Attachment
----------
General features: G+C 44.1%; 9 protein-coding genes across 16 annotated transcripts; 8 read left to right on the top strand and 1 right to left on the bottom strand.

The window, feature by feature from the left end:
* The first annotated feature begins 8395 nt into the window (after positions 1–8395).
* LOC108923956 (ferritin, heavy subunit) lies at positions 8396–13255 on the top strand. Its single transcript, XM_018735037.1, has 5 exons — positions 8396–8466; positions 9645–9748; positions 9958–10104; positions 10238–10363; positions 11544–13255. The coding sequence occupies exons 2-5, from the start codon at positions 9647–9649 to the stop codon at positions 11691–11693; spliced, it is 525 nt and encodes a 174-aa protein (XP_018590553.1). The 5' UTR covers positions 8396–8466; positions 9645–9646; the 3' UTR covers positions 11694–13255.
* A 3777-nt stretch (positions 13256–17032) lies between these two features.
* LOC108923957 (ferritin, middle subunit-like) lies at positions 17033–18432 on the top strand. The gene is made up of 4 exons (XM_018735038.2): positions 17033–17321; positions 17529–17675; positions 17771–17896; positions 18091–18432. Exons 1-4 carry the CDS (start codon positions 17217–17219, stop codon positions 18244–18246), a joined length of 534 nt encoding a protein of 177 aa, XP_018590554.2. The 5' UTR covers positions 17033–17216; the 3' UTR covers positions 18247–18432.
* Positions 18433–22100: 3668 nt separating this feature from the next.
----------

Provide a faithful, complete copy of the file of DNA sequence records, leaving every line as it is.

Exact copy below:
General features: G+C 44.1%; 9 protein-coding genes across 16 annotated transcripts; 8 read left to right on the top strand and 1 right to left on the bottom strand.

The window, feature by feature from the left end:
* The first annotated feature begins 8395 nt into the window (after positions 1–8395).
* LOC108923956 (ferritin, heavy subunit) lies at positions 8396–13255 on the top strand. Its single transcript, XM_018735037.1, has 5 exons — positions 8396–8466; positions 9645–9748; positions 9958–10104; positions 10238–10363; positions 11544–13255. The coding sequence occupies exons 2-5, from the start codon at positions 9647–9649 to the stop codon at positions 11691–11693; spliced, it is 525 nt and encodes a 174-aa protein (XP_018590553.1). The 5' UTR covers positions 8396–8466; positions 9645–9646; the 3' UTR covers positions 11694–13255.
* A 3777-nt stretch (positions 13256–17032) lies between these two features.
* LOC108923957 (ferritin, middle subunit-like) lies at positions 17033–18432 on the top strand. The gene is made up of 4 exons (XM_018735038.2): positions 17033–17321; positions 17529–17675; positions 17771–17896; positions 18091–18432. Exons 1-4 carry the CDS (start codon positions 17217–17219, stop codon positions 18244–18246), a joined length of 534 nt encoding a protein of 177 aa, XP_018590554.2. The 5' UTR covers positions 17033–17216; the 3' UTR covers positions 18247–18432.
* Positions 18433–22100: 3668 nt separating this feature from the next.